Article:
Fort St. John recorded significant spikes in drug trafficking and impaired driving charges in 2019, which the city's police commander says is good news and the result of more proactive policing.
Cocaine trafficking charges skyrocketed 700% last year, up to 86, while the number of fentanyl trafficking charges was up 200% to nine.
"Almost all drug investigations are proactive investigations … they're not phoned into us," said Insp. Tony Hanson. "If our numbers are up it's because my drug unit and my general duty units are doing more proactive work."
There were 11 cocaine trafficking charges in 2018, and Hanson attributed the significant rise last year to simple traffic stops where drugs were found inside the vehicle.
There were nine fentanyl trafficking cases last year, up 200% from three files in 2018; meanwhile, the number of people charged for possession doubled to 24. Those increases aren't surprising, Hanson said.
"The majority of hard drugs in the community now are opioid derivative or meth derivative, or a combination of the two," Hanson said.
There were no cannabis possession and trafficking offences last year because of legalization, but Hanson said officers have been enforcing regulations, with one person ticketed in February for smoking cannabis in a public space.
Another piece of good news: the number of drug overdoses plummeted by more than half, down from 26 in 2018 to 11 in 2019.
"That's probably due to several factors: education, some of the work Northern Health is doing in terms of work with addicts, safe needles, injections," Hanson said.
"But also probably because we've had some stability in the opioid supply here that's perhaps been a bit of a higher quality, but that could change tomorrow and we don't control that."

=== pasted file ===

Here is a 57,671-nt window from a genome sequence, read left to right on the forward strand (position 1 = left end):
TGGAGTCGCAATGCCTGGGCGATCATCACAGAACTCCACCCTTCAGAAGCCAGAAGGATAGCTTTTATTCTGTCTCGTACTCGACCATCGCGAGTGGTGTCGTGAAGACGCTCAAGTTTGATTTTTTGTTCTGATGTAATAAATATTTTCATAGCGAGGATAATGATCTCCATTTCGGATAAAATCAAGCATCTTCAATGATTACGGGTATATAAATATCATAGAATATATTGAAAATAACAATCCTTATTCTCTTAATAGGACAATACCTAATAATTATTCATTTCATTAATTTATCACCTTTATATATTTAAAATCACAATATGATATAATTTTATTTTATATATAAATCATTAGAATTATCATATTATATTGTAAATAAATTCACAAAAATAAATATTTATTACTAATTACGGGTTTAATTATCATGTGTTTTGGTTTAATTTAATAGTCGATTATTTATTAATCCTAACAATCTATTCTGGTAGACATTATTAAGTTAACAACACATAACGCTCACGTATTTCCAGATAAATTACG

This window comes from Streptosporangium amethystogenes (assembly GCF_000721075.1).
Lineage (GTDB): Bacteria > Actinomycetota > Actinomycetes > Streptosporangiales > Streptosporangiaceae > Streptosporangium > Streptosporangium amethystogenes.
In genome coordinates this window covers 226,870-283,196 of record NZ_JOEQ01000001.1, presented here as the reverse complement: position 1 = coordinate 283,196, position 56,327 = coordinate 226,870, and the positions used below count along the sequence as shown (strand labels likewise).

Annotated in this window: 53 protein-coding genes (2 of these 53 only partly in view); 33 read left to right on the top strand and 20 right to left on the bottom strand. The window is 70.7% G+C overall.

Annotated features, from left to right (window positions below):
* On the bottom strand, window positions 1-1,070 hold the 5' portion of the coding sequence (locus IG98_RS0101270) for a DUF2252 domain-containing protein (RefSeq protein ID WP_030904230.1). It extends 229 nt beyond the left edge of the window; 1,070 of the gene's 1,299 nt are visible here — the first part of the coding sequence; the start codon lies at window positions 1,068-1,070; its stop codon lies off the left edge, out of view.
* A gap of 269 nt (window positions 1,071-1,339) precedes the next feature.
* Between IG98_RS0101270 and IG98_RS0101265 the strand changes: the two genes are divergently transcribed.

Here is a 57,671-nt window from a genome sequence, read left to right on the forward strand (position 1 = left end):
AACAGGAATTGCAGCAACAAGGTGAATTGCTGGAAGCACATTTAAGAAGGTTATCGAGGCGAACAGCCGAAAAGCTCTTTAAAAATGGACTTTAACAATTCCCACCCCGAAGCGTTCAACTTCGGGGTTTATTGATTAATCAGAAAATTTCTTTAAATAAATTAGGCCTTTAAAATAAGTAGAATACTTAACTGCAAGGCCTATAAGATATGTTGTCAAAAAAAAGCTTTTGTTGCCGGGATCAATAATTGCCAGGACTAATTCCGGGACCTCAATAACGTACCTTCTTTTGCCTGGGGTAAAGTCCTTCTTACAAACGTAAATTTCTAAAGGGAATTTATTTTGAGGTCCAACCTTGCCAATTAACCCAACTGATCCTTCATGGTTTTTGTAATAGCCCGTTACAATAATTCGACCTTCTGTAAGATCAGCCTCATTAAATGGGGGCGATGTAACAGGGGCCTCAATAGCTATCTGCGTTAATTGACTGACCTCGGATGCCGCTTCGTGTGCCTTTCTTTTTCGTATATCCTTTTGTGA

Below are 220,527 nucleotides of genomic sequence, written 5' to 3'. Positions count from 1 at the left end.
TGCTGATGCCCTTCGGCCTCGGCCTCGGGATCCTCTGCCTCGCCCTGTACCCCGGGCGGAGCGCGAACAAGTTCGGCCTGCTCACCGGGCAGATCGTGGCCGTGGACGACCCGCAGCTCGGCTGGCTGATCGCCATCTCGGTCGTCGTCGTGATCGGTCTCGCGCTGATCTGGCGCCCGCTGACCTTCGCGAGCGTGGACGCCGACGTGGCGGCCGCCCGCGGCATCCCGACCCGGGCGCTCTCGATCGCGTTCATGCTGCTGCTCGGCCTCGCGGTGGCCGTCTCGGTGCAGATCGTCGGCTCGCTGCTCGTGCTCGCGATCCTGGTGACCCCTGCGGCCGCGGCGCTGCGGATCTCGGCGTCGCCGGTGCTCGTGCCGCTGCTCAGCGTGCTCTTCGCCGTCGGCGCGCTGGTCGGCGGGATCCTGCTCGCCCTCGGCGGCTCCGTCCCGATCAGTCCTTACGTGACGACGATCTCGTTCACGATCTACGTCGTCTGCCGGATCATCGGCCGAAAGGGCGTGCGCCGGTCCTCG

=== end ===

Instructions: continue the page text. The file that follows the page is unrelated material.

The number of impaired drivers either criminally charged or issued immediate roadside bans jumped 23% last year to 357 charges.
Hanson said he doesn't believe that's because more people are driving drunk or high, but because officers are being proactive.
"We’re out there hunting for them. Some of them are phoned in but even then we have to go and find them," Hanson said.
The number of 24-hour suspensions and warnings were down slightly because officers are choosing to give the maximum.
Forty-one of the charges last year involved drugs. Hanson said the detachment continues to train officers on how to detect and test drugged drivers.
"Opioids are quite detrimental in terms of operating a motor vehicle," he said.
Cocaine trafficking - 86 (11)
Cannabis possession - 0 (29)
Cannabis trafficking - 0 (1)
Fentanyl/other possession - 24 (12)
Fentanyl/other trafficking - 9 (3)
Drug overdose - 11 (26)
Criminal Code & Immediate Roadside Prohibitions - 357 (275)
MVA 24 hrs/7 day/30 day warning - 50 (53)
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